Electrical FAQ

Glass Electric, Inc.

   Jack C Glass Electric Company

Professional Electrical Contractors

Phone: (404) 505-1119
Fax: (404) 505-0907
email: [email protected]

Electrical FAQ

Q.1 When is it time to call an electrician?
When you are resetting circuit breakers or changing fuses too often. When you turn on your air conditioner and the lights dim in the room. When your lights flicker or go on and off. When you can smell electricity burning. When you have six electronic devises going into one outlet in back of your electronics center. When you have receptacle outlets over burdened by multi-plug strips. When a three prong plug needs a two prong adapter. If you have to run extension cords to plug in electrical devices. We install ceiling fans and do complete new home wiring, no job is too large or small.
Q.2 Where do you put G.F.C.I.’s?
Any bathroom, kitchen, garage, or exterior receptacle must be GFCI protected. GFCI outlets must be installed in any area where electricity and water may come into contact, including basements, pools, spas, utility rooms, attached garages and outdoors. The are two types of GFCIs in homes, the GFCI outlet and the GFCI circuit breaker. Both do the same job, but each has different applications and limitations. The GFCI outlet is a required safety device used instead a standard electrical outlet. It does not measure shorts to the ground, it measures the current difference between the hot and ground wires. A sudden difference of 4 ma. or more, indicating that there is another path for the electricity to flow, will trip this device. It protects any appliance plugged into it, and can also be wired to protect other outlets that are connected to it. A GFCI circuit breaker controls an entire circuit, and is installed on your home’s main panel. There is a test button and a reset button on these units. If you press the test button the reset should pop out, to reset just push the reset button.
Q.3 How much should I attempt on my own?
Doing electrical work yourself is a gamble. How much are you willing to risk to save money? There is a reason why it takes so much training to become an electrician. Do not make a mistake by taking electricity lightly, even the smallest job could be a safety hazard. Why take a chance. Get a professional to do this work. The most dangerous time is when you tell yourself. This is easy. I can do it myself. Why should I get an electrician? Then when you don’t remember where all those wires went, or your hair is standing straight up, you say to yourself, “Well maybe we better call someone to straighten up this mess“.
Q.4 How many convenience outlets in each room?
For new construction code states there must be an outlet 6 feet after any wall break and every 12 feet there after. Receptacle outlets are installed so that at no point along the floor line, in any wall space, there is more than six feet from an outlet in that space. This is to prevent the use of extension cords. Outlets are usually placed about 18 inches above floor level. Switches usually go about 48 inches from floor level.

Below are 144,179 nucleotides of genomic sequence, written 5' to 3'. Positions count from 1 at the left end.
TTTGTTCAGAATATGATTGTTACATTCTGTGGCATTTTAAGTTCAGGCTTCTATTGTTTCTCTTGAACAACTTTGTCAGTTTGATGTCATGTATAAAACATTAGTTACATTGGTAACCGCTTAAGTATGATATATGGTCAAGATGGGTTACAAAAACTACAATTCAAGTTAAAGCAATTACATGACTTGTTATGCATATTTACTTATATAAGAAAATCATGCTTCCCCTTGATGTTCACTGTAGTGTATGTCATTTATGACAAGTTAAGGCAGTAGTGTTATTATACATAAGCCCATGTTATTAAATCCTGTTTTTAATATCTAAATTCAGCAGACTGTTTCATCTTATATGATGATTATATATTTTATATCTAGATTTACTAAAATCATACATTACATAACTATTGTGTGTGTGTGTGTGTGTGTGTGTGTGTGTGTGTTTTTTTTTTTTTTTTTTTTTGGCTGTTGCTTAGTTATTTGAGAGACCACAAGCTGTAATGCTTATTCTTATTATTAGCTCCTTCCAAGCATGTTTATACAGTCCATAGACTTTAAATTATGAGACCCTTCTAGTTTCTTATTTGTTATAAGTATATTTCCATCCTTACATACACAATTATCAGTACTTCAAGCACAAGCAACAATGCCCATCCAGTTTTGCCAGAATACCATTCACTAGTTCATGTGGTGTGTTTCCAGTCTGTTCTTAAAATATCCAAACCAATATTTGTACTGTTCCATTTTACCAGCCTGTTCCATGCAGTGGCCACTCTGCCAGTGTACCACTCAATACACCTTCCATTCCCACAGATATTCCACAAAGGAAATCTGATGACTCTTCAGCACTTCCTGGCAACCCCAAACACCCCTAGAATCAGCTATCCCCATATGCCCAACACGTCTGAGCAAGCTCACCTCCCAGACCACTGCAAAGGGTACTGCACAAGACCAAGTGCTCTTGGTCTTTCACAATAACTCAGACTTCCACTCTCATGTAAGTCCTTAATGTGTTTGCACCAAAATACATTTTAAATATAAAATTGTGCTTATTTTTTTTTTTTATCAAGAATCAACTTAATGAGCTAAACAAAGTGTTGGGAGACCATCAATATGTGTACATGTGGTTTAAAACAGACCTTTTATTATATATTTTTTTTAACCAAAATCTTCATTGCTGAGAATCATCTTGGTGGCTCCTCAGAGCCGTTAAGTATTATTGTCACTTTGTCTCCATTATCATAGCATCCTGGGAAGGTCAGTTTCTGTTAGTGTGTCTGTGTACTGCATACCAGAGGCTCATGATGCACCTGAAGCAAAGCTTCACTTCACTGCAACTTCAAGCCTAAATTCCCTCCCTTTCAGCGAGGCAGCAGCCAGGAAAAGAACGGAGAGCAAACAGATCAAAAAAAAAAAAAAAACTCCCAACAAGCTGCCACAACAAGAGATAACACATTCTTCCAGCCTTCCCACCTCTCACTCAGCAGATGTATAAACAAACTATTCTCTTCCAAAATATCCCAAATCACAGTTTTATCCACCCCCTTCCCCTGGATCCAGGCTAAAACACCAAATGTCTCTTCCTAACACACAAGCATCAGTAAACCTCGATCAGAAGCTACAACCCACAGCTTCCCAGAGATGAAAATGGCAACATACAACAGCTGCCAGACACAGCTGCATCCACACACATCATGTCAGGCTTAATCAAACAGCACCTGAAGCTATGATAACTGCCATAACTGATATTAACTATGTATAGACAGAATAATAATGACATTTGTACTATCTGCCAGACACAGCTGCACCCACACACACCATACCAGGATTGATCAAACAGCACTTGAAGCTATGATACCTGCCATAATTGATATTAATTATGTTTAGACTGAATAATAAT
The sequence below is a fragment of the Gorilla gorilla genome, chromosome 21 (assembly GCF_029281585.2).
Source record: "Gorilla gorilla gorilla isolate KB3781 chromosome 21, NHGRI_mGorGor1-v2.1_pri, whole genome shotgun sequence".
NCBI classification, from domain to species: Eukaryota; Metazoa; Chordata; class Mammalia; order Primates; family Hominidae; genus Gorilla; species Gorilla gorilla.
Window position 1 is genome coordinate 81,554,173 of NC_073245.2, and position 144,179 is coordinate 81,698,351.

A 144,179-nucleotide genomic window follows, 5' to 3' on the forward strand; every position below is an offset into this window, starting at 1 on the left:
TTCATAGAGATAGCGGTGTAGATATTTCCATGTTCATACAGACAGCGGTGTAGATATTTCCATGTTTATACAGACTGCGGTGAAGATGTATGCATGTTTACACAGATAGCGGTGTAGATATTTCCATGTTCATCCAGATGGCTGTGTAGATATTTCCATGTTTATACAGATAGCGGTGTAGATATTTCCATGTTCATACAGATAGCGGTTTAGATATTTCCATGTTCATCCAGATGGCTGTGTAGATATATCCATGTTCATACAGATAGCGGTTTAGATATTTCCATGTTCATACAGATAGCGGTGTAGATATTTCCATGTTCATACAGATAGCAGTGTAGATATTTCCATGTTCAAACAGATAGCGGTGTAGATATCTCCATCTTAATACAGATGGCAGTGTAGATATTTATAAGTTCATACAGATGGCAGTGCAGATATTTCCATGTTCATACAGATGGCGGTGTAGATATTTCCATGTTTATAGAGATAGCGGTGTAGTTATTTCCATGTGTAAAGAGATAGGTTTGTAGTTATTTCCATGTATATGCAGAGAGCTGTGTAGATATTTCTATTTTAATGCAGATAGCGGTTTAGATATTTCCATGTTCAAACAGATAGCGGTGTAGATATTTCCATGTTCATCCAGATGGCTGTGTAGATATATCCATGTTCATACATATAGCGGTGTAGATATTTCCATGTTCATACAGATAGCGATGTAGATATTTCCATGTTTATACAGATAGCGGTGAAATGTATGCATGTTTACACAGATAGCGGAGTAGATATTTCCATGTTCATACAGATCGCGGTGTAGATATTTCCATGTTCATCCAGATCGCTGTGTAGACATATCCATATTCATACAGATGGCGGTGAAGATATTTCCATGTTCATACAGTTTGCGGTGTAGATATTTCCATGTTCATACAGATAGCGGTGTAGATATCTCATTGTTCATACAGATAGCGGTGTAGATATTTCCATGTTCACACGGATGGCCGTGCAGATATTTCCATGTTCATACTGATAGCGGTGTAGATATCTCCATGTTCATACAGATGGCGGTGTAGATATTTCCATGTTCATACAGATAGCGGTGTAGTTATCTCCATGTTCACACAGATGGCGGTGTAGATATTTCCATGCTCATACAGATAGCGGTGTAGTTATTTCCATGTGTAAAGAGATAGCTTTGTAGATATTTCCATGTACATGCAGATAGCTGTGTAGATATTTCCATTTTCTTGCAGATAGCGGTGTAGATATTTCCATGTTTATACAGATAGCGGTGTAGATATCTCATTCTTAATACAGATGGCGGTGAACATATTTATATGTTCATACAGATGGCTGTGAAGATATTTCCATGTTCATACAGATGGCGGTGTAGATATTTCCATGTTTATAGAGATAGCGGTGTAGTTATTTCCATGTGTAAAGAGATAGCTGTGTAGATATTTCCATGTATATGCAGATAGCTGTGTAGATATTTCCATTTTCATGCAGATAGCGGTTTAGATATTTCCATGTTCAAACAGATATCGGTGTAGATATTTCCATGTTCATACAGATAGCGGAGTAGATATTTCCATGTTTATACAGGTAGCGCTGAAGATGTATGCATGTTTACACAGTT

Q.5 How should outlets be installed in a kitchen area?
All receptacles installed above kitchen counter tops or at a wet bar shall have G.F.C.I. protection. Receptacles in a kitchen used to serve counter tops should be supplied with at least two 20 amp branch circuits, for small appliances. Each fixed appliance (refrigerator, stove, dish washer) should have its own dedicated circuit. On counter tops 12 inches or wider receptacles should be placed within 24 inches of a break in the counter top and every four feet there after.
Q.6 What is an AFCI?
The National Electrical Code requires that all branch circuits supplying 125V, single phase, 15 and 20 amp outlets, other than those installed in Kitchens, Bathrooms, and Garages, are to be protected by an arc-fault Circuit interrupter. The AFCI (Arc Fault Circuit Interrupter) breaker, will shut off a circuit in a fraction of a second if arcing develops. The current inside of an arc is not always high enough to trip a regular breaker. There is a difference between AFCIs and GFCIs. AFCIs are intended to reduce the likelihood of fire caused by electrical arcing faults; whereas, GFCIs are personnel protection intended to reduce the likelihood of electric shock hazard. Don’t misunderstand, GFCIs are still needed and save a lot of lives. AFCIs can be installed in any 15 or 20 ampere branch circuit in most homes today, and are currently available as circuit breakers with built-in AFCI features.

About Us

Glass Electric provides full electrical contracting services for new commercial and residential construction, renovations, tenant improvements, service up grades, all aspects of interior and exterior lighting, retrofits and troubleshooting within the Atlanta, Ga. area.

When to call a Pro

Whether it is a commercial or residential environment, do not wait until you have six devices plugged into one receptacle, or you smell wire burning and the lights dim when you turn on the air conditioner. Contact us as soon as you have questions about your electrical system. Your safety is paramount.